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Sidebar: Two Reports Criticize DHS for Lack of Progress on IT

By Dan Verton
August 23, 2004 12:00 PM ET

Computerworld - As the debate about adding a national intelligence director proceeds, two government reports are shedding new light on an existing dilemma: If DHS CIO Steven Cooper can't wrestle that agency's sprawling bureaucracy into submission, can any IT manager be expected to help fix the nation's problems with sharing of information about terrorism?
In July, the DHS inspector general issued a report concluding that Cooper didn't have the political clout needed to develop an enterprise architecture integrating the IT systems of the 22 agencies within the DHS.
Cooper "is not a member of the senior management team with authority to strategically manage departmentwide technology assets and programs," the inspector general's report said. It added that there is no formal reporting relationship between Cooper and the CIOs of major DHS divisions.
In another report that was submitted to Congress on Aug. 6 and made public last week, the Government Accountability Office (GAO) found that the DHS "does not yet have the necessary architectural blueprint to effectively guide and constrain its ongoing business transformation efforts and the hundreds of millions of dollars that it is investing in supporting information technology assets."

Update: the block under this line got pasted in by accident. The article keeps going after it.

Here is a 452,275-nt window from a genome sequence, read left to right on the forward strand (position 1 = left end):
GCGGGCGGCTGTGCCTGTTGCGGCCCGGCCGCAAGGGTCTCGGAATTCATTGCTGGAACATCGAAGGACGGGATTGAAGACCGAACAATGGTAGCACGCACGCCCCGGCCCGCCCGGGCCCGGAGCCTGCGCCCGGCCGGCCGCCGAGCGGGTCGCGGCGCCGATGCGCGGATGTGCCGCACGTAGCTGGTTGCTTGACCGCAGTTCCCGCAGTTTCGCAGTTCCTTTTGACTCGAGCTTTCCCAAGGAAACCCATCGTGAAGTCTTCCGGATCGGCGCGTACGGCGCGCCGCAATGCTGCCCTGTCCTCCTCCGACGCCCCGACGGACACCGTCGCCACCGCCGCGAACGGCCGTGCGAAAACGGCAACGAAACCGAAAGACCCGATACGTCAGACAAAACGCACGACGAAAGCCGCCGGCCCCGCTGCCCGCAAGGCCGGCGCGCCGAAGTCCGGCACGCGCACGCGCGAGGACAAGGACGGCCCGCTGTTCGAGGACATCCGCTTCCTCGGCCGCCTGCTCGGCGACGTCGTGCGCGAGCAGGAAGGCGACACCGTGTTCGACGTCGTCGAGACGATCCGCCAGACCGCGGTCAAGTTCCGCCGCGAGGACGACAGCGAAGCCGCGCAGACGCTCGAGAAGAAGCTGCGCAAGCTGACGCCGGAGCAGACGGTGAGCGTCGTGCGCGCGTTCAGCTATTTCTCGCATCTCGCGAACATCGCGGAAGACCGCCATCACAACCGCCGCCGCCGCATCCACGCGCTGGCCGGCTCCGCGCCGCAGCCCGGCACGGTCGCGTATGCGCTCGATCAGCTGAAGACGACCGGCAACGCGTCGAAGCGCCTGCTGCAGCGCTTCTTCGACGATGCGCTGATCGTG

According to the GAO, the DHS's IT blueprint "is missing most of the content necessary to be considered a well-defined architecture." The GAO described it as "the result of an amalgamation of the existing architectures that several of DHS's predecessor agencies already had."
In a written response to the inspector general's report, DHS deputy secretary Adm. James Loy disagreed with the recommendation that Cooper should be part of the senior executive team reporting directly to him. The CIO is "already an integral member at each level of the IT investment review process," Loy wrote.
The DHS acknowledged the problems with its enterprise architecture in a response to the GAO's report. But the agency added that the GAO had measured its progress against "unrealistic" expectations of how comprehensive the first version of the architecture would be.
Sateesh Lele, a former CIO at Avon Products Inc. and General Motors Corp.'s European operations, said the federal government desperately needs a cultural change. Lele, who is chairman of San Jose-based IT services firm Global Data Systems USA, noted that he has seen the same problems in the private sector.
"I have seen innumerable examples of this organizational malaise in extremely large organizations, and I have also seen some tough actions from the top which have fixed the problem," he said. "This is not an IT problem. It is a cultural problem."

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